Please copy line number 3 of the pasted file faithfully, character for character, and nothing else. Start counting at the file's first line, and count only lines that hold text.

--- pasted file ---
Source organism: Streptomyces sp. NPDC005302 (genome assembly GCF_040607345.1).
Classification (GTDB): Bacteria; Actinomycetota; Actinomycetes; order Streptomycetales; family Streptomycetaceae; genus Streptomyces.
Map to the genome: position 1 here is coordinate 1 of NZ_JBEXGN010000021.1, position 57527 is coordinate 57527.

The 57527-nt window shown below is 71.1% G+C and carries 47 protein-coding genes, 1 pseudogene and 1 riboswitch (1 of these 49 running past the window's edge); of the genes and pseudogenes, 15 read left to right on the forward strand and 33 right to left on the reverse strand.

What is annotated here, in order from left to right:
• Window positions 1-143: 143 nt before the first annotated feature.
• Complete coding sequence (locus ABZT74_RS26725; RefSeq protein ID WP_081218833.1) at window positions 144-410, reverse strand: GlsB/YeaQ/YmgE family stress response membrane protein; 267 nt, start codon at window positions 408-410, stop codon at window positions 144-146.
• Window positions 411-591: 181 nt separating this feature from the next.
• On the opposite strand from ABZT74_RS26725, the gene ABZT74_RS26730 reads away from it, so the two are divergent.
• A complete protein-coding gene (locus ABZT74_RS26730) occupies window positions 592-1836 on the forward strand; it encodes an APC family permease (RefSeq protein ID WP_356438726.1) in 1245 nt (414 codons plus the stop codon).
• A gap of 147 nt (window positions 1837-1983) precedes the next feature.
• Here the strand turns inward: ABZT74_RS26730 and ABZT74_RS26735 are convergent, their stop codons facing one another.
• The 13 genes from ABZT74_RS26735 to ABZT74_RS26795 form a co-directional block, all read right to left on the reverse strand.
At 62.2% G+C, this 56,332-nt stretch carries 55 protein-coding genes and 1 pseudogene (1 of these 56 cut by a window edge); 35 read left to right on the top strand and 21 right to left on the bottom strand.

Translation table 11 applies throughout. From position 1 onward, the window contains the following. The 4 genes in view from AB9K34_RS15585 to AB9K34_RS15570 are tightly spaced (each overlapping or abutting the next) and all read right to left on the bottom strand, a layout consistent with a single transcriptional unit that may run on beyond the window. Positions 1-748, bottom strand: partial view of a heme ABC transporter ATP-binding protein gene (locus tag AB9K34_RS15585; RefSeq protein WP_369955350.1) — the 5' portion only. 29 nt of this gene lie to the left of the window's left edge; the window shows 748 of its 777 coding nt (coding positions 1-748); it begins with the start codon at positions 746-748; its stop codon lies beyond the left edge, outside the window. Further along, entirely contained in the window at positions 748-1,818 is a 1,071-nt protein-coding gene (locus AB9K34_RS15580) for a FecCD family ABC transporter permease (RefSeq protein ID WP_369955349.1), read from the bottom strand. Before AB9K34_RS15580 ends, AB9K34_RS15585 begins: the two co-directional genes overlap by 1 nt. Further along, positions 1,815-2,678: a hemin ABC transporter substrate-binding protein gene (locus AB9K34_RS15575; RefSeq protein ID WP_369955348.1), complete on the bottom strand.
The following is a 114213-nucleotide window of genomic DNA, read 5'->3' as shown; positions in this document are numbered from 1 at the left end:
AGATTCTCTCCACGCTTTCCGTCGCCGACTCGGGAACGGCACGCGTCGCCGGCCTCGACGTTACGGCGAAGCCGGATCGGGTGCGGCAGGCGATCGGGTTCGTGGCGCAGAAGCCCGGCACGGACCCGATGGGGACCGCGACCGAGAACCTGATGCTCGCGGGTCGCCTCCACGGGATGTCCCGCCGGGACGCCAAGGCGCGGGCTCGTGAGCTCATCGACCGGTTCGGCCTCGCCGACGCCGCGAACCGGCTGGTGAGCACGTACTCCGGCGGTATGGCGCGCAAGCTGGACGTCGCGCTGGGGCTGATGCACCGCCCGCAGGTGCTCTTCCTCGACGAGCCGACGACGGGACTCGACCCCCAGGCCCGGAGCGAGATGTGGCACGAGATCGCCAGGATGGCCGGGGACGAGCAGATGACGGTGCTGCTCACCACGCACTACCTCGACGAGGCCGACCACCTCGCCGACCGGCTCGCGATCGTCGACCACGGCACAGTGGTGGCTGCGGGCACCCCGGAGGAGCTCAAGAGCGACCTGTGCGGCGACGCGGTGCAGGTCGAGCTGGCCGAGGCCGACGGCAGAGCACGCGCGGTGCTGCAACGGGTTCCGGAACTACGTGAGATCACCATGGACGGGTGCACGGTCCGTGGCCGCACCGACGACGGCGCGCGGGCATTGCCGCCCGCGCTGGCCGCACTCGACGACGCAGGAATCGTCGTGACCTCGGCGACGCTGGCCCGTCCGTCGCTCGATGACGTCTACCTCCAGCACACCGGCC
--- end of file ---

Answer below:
Map to the genome: position 1 here is coordinate 1 of NZ_JBEXGN010000021.1, position 57527 is coordinate 57527.